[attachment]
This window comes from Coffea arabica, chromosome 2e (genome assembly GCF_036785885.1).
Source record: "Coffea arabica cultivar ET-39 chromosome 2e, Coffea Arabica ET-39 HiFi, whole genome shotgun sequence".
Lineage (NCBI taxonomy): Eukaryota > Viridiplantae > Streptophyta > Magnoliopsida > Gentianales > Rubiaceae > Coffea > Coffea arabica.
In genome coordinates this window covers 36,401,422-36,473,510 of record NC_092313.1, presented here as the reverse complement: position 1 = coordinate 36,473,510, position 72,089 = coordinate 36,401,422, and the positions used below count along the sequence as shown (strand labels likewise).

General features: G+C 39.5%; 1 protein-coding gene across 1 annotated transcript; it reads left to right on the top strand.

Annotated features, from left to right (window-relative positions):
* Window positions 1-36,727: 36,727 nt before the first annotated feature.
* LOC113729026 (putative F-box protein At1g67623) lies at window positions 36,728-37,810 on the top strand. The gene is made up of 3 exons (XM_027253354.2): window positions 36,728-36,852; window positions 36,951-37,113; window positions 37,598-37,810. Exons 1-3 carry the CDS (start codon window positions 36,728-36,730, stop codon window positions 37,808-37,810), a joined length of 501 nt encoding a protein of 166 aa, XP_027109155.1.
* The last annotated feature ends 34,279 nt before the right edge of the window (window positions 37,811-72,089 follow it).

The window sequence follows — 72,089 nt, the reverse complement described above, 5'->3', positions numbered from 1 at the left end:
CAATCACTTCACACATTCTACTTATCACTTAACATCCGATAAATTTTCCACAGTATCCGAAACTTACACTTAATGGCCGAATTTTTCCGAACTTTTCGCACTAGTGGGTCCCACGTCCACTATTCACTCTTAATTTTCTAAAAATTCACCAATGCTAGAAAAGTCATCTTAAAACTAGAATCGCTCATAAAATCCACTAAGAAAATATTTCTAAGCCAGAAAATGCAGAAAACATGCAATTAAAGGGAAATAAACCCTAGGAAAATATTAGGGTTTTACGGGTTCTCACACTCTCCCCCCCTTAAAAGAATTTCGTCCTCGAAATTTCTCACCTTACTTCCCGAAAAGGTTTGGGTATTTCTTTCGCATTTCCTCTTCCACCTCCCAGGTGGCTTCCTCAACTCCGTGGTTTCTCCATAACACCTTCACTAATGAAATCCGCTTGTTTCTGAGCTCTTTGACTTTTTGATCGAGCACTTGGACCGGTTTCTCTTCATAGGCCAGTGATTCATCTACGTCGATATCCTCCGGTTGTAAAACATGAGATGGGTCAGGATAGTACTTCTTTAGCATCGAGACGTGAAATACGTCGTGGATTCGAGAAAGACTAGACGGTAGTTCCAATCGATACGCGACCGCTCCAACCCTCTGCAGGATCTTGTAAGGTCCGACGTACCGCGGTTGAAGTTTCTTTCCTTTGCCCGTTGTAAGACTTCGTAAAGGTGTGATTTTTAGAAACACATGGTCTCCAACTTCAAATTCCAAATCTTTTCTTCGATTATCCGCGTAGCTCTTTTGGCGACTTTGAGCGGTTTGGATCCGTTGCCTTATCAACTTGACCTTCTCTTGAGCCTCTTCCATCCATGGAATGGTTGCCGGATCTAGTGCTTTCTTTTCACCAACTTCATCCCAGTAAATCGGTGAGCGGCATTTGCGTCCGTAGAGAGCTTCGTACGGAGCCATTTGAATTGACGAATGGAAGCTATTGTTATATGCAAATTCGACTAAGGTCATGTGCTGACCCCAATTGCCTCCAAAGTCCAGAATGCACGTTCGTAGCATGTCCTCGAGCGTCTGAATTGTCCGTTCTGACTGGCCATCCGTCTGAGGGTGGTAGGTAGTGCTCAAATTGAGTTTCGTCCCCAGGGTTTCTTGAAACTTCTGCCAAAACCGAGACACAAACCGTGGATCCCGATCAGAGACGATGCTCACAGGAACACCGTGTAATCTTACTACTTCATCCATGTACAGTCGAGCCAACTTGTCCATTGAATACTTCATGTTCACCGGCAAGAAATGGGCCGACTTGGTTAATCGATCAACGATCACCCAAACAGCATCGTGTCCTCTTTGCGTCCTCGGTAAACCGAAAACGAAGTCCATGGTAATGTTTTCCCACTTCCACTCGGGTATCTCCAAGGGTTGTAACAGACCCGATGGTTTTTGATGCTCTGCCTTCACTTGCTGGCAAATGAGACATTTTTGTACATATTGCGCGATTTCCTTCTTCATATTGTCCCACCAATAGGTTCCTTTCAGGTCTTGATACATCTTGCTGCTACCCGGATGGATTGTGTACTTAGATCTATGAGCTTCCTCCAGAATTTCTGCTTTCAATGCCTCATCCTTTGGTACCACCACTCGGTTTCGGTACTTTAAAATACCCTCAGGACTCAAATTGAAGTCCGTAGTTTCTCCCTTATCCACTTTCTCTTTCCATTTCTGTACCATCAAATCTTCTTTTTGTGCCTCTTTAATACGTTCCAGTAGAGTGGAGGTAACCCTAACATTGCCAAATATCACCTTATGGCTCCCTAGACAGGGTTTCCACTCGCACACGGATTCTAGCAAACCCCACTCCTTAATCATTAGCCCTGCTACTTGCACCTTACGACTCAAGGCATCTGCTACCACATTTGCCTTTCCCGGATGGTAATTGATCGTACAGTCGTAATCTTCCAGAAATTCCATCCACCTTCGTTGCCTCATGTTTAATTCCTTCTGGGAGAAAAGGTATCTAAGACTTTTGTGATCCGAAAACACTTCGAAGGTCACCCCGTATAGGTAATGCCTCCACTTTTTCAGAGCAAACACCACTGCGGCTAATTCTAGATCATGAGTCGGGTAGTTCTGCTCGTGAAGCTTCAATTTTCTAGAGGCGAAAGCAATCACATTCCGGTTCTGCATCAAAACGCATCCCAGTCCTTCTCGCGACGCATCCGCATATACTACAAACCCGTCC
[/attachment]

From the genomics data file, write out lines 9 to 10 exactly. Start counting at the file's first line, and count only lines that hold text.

* The last annotated feature ends 34,279 nt before the right edge of the window (window positions 37,811-72,089 follow it).

The window sequence follows — 72,089 nt, the reverse complement described above, 5'->3', positions numbered from 1 at the left end: